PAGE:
A growing complexity of technological, economic and social settings in which decision making processes occur, combined with their human centricity, time criticality, huge possible consequences of good and bad choices and actions, to just name a few, call for an effective and efficient approach to their solution. For the time being, and for a foreseeable future, its seems that for non-trivial problems, in which the human being is and will be a key element, the best paradigm should be not the „full automation”, the so called automated decision making (ADM) but rather the so called quasi-automated decision making (Quasi-ADM) which boils down to a synergistic combination of human and computer capablities, notably by a combination of a remarkable human ability to deal with delicate and sophisticated aspects and a sheer number crunching ability of the computer.
We are concerned with broadly perceived decision making problems that use optimization as a tool to formulate and solve problems, maybe also using metaheuristics. We consider first what can make the problem of an optimization type difficult to solve. We present the idea of the so-called decision aid as an effective and efficient solution paradigm. Due to the complexity and the problem and solution tools, we assume that the decision maker (judge), who is an expert in his/her field but not necessarily in the solution methods, commisions an analyst (advisor), who is an expert in the solution methods but not necessarily in the problem concerned. The judge makes the final judgment (or decision), i.e. has the decision making power, while the advisor just provides advice, information, or suggestions.
First, we analyze the division of work in such a setting and show its advantages and disadvantages. We also mention that it implies a change in the human – computer interactive problem solving, from the old command based to a new advice based one. Since there are 3 stakeholder (client, analyst, and the pair „client-analyst”), we are concerned with complex relations between them, notably related to the advice giving (by the advisor) and advice taking (by the judge). i.e. advice utilization. In particular, we discuss advice discounting that makes the extent of advice utilization lower. We briefly mention some approaches in this respect, notably those attributing advice discounting by the judge to not knowing the advisor’s internal reasons for his/her opinion, using own opinions (by the judge) as a starting point and using the advice just as their adjustment, a human deficiency (of the judge) considering himself/herself to be superior to the „subordinate” advisor, and also some other issues..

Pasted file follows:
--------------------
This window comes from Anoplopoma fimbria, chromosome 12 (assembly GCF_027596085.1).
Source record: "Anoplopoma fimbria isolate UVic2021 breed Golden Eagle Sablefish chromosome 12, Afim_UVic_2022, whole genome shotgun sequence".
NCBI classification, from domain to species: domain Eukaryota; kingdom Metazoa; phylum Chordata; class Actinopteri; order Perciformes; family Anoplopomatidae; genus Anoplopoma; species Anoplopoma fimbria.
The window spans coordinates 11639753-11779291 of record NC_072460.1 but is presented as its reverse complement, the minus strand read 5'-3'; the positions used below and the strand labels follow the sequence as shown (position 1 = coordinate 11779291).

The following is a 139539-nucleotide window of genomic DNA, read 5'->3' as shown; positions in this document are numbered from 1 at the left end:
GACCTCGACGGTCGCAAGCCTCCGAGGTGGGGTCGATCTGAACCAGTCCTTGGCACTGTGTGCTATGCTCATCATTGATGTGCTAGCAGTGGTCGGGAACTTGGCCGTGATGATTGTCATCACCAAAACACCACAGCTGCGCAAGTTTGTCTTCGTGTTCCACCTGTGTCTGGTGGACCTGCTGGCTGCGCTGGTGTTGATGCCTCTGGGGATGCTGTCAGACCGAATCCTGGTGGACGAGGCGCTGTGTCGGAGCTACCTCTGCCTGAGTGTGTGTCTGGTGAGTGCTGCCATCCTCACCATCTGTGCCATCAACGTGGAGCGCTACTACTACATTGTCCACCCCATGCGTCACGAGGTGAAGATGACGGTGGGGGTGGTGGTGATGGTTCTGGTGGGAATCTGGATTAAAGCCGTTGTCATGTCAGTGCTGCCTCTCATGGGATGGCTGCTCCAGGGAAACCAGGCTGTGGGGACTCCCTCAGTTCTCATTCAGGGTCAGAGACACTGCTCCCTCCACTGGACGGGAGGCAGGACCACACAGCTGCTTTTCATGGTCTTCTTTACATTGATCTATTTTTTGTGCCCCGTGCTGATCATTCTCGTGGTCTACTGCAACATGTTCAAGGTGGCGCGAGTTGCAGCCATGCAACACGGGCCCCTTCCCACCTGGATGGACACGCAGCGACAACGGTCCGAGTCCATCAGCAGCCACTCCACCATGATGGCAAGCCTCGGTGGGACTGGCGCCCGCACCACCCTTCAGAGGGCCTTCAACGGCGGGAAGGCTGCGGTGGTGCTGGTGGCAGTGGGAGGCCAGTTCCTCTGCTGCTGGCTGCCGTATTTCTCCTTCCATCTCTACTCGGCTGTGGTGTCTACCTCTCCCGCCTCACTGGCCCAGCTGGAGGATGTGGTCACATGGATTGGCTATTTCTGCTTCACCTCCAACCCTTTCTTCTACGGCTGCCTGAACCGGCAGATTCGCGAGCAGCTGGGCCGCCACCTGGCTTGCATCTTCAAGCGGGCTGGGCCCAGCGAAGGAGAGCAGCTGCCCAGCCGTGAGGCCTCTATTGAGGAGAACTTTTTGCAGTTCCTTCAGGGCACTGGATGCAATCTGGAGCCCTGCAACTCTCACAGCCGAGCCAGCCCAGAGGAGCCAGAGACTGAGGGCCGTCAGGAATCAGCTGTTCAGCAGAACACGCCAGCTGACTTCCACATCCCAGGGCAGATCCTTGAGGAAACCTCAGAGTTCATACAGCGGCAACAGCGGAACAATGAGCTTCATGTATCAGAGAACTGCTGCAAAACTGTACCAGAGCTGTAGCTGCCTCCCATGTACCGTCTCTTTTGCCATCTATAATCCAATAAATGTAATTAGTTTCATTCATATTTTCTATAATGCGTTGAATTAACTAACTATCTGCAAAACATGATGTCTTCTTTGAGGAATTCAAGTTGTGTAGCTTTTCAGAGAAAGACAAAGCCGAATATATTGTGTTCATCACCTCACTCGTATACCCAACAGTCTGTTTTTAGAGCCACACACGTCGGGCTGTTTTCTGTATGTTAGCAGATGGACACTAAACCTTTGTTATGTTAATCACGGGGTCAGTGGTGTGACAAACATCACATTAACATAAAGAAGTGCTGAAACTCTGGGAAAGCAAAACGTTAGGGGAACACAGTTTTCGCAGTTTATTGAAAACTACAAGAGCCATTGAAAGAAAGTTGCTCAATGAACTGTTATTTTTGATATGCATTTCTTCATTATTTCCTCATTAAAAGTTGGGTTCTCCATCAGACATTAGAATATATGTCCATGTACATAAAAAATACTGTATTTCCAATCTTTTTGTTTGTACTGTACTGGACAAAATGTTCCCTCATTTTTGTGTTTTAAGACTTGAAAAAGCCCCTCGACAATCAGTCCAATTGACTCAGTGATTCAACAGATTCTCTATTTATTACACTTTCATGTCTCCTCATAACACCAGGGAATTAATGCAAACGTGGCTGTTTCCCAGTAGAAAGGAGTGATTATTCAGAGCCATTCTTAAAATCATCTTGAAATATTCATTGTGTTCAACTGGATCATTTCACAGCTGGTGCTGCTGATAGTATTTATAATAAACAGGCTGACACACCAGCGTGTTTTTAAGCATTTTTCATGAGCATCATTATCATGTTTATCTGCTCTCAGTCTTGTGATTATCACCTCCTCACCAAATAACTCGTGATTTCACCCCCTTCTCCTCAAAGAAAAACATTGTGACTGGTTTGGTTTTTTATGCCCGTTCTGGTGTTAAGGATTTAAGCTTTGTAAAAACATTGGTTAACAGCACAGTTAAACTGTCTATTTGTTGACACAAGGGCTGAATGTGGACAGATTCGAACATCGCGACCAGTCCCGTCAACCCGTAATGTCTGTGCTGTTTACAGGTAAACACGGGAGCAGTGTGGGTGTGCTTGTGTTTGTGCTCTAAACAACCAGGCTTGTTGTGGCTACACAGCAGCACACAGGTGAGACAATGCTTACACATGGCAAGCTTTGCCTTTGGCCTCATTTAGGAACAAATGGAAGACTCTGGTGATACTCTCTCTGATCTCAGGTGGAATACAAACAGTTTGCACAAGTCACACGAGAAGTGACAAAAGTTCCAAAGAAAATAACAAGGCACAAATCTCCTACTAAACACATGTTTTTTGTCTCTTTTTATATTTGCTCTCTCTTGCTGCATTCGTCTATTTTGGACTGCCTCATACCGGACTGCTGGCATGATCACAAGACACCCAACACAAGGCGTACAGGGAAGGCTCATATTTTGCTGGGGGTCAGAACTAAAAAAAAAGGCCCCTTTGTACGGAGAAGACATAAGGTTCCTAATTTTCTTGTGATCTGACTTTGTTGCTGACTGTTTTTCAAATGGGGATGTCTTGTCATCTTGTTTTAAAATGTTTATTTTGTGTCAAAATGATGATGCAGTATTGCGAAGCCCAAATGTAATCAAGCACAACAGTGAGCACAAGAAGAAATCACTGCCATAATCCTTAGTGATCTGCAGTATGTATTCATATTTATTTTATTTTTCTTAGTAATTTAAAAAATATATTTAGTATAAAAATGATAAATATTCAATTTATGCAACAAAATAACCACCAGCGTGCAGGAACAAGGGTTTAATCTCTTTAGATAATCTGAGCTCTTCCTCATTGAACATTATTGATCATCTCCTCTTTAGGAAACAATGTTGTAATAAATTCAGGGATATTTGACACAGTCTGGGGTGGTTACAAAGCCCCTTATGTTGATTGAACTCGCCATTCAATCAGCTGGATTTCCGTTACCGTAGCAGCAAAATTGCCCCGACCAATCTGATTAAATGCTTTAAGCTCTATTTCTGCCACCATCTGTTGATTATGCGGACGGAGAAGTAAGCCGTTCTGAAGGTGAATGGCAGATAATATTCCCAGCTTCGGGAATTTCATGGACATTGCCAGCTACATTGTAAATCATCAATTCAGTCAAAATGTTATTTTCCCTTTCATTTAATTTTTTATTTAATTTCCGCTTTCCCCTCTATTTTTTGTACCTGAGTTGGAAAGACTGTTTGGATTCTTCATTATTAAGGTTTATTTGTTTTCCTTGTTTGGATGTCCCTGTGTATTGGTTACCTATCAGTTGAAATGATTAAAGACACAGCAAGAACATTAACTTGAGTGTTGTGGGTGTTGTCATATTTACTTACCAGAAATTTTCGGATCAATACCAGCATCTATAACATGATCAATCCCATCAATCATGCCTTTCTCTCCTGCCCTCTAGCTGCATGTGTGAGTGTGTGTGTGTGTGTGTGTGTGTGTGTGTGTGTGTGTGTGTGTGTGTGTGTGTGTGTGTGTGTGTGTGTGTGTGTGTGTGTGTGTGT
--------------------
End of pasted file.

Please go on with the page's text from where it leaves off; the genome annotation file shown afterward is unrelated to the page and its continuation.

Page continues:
Then, we mention similar settings while using the recommenders (recommendation systems) and decision support systems as a different, also highly effective and efficient way of solving complex problems.
Nikhil R. Pal
Title: Artificial Intelligence: "Winters", "Booms", and what we might be missing!
Professor, Electronics and communication Sciences unit
Head, Center for Artificial intelligence and Machine Learning
Indian Statistical Institute, Calcutta, India